We headed across the causeway under blue skies dotted with fluffy clouds, a vast expanse of aquamarine stretching away to rolling green hills on either side of us. Looking down through the crystal-clear water, we could see silver fish swimming above the sandy bottom. A variety of shorebirds were paddling in the shallow water and foraging in the reeds along the shoreline.

As we approach the island, allow me to share some of Mainau’s fascinating history with you. Evidence of human settlement here dates back to 3000 B.C.; Mainau became a Roman holding, then an Alemannic dukedom and later a Frankish royal property before being given to the powerful monastery of Reichenau in 724 A.D. The Reichenau presented the island to the Teutonic Order of Knights in 1272. The House of the Teutonic Order, originally located in Switzerland, was transferred to Mainau, and at this time the island’s existing castle was enlarged. The Teutonic Knights were defeated by the Swedes in the Thirty Years’ War of the mid-17th century, at which time the island fell under Swedish control for the first time. The Swedes withdrew from the island in 1649; one hundred years later, the Teutonic architect Johann Caspar Bagnato started work on a new church and castle, which were completed in 1746.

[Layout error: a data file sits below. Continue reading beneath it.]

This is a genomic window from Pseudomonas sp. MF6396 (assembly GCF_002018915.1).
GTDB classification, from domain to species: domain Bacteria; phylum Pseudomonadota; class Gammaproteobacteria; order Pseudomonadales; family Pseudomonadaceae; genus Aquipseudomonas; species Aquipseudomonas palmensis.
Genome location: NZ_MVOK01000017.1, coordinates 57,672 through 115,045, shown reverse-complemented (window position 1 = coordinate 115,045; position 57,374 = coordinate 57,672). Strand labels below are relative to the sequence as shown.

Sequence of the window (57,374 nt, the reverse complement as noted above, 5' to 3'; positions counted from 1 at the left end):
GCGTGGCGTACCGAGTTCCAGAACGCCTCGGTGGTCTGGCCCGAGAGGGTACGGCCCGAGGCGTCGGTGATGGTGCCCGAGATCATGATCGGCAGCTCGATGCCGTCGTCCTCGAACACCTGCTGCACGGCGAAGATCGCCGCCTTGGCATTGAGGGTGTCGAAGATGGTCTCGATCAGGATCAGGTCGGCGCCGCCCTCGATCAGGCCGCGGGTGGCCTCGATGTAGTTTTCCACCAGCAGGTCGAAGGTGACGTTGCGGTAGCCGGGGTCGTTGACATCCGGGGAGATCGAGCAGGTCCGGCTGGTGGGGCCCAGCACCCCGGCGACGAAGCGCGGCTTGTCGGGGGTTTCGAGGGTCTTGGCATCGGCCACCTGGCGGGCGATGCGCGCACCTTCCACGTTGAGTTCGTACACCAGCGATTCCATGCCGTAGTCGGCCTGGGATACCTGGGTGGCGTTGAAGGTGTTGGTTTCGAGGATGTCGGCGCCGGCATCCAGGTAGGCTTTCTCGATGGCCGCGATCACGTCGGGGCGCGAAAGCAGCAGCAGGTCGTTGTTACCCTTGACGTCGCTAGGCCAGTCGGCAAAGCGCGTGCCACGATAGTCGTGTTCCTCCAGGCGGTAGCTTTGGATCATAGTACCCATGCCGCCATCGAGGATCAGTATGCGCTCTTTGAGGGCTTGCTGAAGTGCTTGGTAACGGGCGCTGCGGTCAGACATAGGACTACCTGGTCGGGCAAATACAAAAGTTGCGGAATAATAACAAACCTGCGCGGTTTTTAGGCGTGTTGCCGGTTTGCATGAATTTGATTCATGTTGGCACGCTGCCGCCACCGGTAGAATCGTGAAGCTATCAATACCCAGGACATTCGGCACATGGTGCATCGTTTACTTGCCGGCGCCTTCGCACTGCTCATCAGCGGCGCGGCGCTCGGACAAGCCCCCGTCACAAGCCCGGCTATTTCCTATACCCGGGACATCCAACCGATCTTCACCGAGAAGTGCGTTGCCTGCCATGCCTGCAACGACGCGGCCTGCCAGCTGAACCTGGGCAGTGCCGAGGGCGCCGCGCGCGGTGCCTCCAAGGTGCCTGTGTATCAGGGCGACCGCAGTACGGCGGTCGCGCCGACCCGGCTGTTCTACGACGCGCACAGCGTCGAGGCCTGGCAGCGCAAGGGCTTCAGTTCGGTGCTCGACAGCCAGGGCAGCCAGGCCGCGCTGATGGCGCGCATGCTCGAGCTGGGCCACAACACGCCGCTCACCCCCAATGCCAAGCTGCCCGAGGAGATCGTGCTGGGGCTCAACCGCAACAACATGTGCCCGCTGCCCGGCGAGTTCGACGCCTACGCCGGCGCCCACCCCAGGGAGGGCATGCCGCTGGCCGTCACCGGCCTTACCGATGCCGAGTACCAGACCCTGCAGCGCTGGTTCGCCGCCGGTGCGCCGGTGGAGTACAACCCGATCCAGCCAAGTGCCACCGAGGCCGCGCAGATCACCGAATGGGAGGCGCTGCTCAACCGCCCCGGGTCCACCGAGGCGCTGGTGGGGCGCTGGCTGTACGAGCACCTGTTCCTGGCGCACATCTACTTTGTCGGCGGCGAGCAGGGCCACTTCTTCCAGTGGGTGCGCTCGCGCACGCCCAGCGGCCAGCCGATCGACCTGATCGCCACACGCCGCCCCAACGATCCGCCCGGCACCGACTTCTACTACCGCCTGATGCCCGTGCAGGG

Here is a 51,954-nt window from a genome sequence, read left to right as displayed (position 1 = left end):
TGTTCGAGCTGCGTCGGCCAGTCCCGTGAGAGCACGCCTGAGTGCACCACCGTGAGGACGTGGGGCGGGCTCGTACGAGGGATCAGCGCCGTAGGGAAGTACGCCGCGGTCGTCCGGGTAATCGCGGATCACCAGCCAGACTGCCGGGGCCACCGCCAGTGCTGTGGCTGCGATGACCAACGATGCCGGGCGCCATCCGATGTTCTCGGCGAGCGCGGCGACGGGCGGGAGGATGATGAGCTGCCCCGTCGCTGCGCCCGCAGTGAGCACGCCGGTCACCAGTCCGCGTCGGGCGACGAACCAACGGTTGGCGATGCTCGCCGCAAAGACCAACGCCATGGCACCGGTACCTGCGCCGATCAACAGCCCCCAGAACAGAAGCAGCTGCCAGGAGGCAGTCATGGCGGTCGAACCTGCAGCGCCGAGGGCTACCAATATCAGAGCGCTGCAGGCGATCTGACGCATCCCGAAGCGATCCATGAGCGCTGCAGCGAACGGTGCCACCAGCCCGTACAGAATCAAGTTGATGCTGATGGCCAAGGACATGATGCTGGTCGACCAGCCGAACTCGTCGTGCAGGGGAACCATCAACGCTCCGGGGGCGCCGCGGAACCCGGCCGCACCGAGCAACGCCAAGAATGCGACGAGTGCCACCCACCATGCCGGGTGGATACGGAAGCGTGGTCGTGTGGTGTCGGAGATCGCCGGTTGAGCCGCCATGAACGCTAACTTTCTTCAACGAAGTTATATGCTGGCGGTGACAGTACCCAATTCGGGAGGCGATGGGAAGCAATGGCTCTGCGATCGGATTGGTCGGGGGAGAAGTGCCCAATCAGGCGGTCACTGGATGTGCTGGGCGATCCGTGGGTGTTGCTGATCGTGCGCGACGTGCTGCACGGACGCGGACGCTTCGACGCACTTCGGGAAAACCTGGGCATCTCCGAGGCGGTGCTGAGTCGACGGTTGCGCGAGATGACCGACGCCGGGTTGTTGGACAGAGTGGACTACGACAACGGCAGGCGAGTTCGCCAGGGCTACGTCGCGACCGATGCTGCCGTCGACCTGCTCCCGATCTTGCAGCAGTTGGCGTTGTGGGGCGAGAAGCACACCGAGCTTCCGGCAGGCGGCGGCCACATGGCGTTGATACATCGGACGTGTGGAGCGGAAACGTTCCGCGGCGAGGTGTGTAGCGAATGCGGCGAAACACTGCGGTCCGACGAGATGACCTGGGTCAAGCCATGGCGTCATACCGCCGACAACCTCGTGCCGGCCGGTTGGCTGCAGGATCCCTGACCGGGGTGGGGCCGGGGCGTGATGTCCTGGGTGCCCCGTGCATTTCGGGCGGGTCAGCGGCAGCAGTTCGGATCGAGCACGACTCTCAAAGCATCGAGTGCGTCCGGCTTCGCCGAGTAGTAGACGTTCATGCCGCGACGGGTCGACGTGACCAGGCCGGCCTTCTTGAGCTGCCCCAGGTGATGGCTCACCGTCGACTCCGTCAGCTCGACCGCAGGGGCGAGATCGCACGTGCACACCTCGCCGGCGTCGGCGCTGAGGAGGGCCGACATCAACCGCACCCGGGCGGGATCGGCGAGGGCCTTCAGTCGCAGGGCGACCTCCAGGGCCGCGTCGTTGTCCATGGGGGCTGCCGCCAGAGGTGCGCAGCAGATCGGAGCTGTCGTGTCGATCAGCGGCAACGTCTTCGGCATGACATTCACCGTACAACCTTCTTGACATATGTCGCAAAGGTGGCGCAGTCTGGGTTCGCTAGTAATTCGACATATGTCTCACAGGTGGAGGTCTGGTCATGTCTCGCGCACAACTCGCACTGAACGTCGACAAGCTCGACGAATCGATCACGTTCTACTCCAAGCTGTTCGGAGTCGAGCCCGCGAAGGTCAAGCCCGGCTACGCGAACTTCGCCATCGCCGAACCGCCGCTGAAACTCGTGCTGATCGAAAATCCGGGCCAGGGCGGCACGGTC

The Teutonic Order was dissolved in 1806 and the island went to the newly founded Grand Duchy of Baden. Prince Nikolaus von Esterházy purchased the island in 1827 and was the first to cultivate rare plants there. Grand Duke Friedrich I acquired Mainau in 1853 and improved the arboretum, the Italian rose garden, and the orangery, bringing back many valuable trees and exotic plants from his travels, which form the basis of the gardens as we see them today. In 1856, Friedrich I married Princess Louise, daughter of the Emperor Willhelm I of Prussia, and the island was inherited by their son, Grand Duke Friedrich II, in 1907. Upon his death, he passed the island to his sister Viktoria, Queen of Sweden, who in turn left it to her son Prince Wilhelm of Sweden. Finally, in 1932, Prince Wilhelm handed over the administration of the island to his 23-year-old son, Prince Lennart, who made Mainau his new home, having renounced his title and possible succession to the Swedish throne by marrying a commoner. Prince Lennart was responsible for opening Mainau to the public. The island remains a possession of the Swedish royal family today; it is now operated as a foundation and has become one of the biggest tourist attractions of the Bodensee.